At The Atlantic, writer Andrew Cohen visits (as he has so often in the past) the state of the lives of people with mental illness in the US prison system. In his piece One of the Darkest Periods in the History of American Prisons, published yesterday, Cohen describes four lawsuits filed in the past 3 weeks against prisons in 4 US states: Florida, Mississippi, Pennsylvania, and Louisiana.
I would tell you how I feel when I read Andrew Cohen’s pieces about what life is like for incarcerated people with mental illness, but how do I communicate inarticulate terrified screaming via text on a screen?
The actions and neglect alleged by the lawsuits are almost too terrible to comprehend, and in some cases would be sufficient to cause thought and mood disturbance in most mentally and emotionally stable adults. They cite cases of abuse of solitary confinement for months or years at a time; lack of protection from violence, particularly sexual assault; and excessive force by prison guards.
Mental health care in the prisons was described variously as “clearly inadequate,” “[not] even rudimentary,” and “grossly inadequate.” In discussing the ways in which the abuse of solitary confinement and inadequate staff make a horrific situation for mentally ill inmates even more dire, Cohen writes:
The federal report [filed by the Civil Rights Division of the Justice Department] describes a prison [in Pennsylvania] in which mentally ill prisoners are locked away so thoroughly that what few mental health professionals are available are unlikely to see the very inmates who need the most care. And what are such rare visits like when they occur? “Cell-side visits at Cresson [Prison] involve mental health staff standing outside prisoner cell[s] attempting to speak to the prisoners through cracks in door frames or food tray slots, amid the commotion of the unit.”
The results of these living conditions and inadequate (or absent) health care are predictable: suicide attempts and suicide completions; self-harm; homicide; decompensation. Cohen describes inmates with profound mental illness who have lived without treatment for years, even decades, and who will soon be eligible for release. Mental illnesses are not static. In most cases, they are progressive without appropriate treatment. When we lock sick people up, if we don’t treat them, we release much sicker people two or 10 or 30 years later.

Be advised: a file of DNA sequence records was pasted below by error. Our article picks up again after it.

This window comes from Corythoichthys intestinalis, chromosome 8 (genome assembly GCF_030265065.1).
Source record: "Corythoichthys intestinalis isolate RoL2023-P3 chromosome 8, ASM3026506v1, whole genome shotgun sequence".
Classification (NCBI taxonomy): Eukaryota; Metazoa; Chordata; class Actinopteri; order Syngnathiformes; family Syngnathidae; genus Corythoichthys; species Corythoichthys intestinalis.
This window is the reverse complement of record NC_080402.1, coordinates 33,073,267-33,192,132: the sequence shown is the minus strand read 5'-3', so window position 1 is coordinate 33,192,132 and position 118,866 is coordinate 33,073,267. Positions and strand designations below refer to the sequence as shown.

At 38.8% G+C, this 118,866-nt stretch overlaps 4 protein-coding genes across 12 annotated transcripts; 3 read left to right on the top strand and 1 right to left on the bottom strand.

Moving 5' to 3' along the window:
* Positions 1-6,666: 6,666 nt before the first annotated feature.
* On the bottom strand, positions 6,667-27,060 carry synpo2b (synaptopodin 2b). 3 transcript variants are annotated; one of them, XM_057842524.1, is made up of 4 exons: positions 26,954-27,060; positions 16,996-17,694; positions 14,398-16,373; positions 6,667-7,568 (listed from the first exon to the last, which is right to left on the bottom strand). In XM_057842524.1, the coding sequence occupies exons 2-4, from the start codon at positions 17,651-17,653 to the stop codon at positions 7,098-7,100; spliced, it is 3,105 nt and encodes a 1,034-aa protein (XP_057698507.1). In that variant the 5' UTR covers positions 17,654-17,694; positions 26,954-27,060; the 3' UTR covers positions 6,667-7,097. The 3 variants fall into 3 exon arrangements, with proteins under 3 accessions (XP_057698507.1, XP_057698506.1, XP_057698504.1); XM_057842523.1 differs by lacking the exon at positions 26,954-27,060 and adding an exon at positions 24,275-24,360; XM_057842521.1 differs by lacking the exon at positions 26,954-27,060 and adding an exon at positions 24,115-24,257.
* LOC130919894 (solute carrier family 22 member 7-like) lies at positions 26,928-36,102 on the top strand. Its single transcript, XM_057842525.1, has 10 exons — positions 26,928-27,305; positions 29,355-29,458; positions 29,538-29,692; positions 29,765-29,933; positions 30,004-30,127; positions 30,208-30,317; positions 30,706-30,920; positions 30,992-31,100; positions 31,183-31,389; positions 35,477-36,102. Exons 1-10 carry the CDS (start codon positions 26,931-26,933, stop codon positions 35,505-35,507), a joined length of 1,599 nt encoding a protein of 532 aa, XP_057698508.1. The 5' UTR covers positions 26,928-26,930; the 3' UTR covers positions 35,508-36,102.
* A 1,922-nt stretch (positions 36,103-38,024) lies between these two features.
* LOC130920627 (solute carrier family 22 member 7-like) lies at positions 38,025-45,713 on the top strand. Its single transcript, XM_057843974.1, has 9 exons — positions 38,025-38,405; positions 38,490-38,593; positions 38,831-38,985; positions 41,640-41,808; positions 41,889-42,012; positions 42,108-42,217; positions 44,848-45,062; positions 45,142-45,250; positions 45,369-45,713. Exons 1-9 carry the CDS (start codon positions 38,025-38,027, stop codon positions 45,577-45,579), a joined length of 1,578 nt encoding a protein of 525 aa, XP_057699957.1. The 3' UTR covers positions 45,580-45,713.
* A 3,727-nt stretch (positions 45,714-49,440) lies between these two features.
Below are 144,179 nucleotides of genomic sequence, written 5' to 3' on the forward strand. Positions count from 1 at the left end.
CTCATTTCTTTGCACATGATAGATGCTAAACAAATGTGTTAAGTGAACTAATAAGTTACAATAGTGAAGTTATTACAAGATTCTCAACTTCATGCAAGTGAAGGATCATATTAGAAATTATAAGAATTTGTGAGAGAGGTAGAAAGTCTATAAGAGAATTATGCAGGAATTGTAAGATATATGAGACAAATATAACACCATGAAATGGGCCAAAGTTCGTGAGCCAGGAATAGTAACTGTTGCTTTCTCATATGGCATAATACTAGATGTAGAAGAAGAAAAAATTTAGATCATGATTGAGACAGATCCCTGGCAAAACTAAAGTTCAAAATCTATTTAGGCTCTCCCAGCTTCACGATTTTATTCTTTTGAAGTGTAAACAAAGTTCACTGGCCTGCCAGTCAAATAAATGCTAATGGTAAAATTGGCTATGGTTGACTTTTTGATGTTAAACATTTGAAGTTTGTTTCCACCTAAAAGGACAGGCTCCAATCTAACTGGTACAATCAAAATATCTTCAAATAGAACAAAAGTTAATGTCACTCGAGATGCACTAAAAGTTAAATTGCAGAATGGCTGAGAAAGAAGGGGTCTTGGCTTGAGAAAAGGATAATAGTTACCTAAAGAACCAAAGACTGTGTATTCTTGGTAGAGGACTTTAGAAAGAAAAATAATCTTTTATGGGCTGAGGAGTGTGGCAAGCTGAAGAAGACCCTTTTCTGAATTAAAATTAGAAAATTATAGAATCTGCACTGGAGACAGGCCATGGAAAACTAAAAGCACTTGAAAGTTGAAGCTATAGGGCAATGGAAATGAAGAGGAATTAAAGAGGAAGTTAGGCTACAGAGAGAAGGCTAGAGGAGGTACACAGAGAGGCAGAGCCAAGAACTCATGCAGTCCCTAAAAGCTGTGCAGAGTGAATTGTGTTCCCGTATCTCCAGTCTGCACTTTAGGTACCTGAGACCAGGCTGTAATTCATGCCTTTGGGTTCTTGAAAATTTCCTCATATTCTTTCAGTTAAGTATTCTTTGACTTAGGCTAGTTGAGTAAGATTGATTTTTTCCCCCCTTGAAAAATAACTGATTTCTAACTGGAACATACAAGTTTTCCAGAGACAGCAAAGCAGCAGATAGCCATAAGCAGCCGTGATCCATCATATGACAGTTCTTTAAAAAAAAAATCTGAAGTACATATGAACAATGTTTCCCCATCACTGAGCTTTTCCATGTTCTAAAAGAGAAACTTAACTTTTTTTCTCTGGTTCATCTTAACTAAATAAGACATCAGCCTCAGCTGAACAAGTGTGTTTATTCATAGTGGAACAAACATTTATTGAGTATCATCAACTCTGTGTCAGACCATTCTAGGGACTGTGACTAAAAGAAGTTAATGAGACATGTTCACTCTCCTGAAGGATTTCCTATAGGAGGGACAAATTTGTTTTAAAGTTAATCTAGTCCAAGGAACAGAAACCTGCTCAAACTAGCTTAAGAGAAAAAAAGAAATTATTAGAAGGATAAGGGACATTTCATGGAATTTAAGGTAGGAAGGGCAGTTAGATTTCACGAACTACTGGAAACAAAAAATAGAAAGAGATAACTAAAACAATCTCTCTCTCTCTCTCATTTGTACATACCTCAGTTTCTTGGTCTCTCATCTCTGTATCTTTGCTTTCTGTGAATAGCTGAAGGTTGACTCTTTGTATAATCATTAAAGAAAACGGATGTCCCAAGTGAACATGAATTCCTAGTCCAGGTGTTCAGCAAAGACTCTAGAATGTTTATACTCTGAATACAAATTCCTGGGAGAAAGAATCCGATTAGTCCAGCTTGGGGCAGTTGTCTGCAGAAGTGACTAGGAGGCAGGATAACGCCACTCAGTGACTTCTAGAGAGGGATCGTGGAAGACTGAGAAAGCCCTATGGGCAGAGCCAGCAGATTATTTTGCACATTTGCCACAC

And yet…did you know? Are you aware? The largest mental health care provider in the US is the LA County Jail. There is so little care available for people with mental illness that, ultimately, they get care (or not) in a a jail or prison, if they survive that long. If psychiatric care is not available in our communities, on our street corners, next to the offices where we have our kids immunized and our bronchitis diagnosed, if there are no beds in the hospitals for people facing serious psychiatric illness, do we assume those very sick people will all go home and be sick where we will not see them? Or see the error of their ways and just quit being sick?
Of course, many will go away. Some will take their own lives and we can comfortably view those deaths as family tragedies rather than the social failures many of them are; some will live life on the streets or in shelters as triple victims of their illnesses, the system, and the violence that is so prevalent on the streets; and some portion of people will become so ill, or have so many other confounding factors (cognitive impairment, little or no family support, homelessness, bad luck) that they will enter the criminal justice system.
Once they are locked up, we might treat them better than the abandoned pets in animal control shelters all over the country, but we might not. It depends on where an inmate is, and what his or her state has invested in treatment for prisoners, and a thousand other variables, down to whether or not the guard in charge of a prisoner on any given night “believes in” mental illness.
This is why, among the predictable bogeymen living under my bed—the possible horrors Carter may experience, from the likely to the remotely possible—incarceration is among those with the biggest, ugliest teeth. Sadly, the deck is stacked against him. His illness disturbs and distorts his thinking, makes him paranoid, aggressive, and sometimes seriously (frighteningly) weird. For now, I can compel him to accept treatment (and he wants that treatment), but the storms of adolescence and early adulthood are coming. For too many people with serious mental illness, normal teenage rebellion becomes treatment refusal, a “right” that we protect, which leads to more serious illness, which leads to the cycle of incarceration-shelter-streets-incarceration that is the undoing, and often the end, of far too many seriously mentally ill people.
You will never hear me make the argument that mental illness excuses any crime, but you will also never hear me make the argument that we do not hold in our collective hands a duty to care. We have a duty to see our incarcerated citizens as human beings, not necessarily because they always act like humans (I am not so idealistic that I don’t know the horrors people sometimes visit on each other.) but because we are.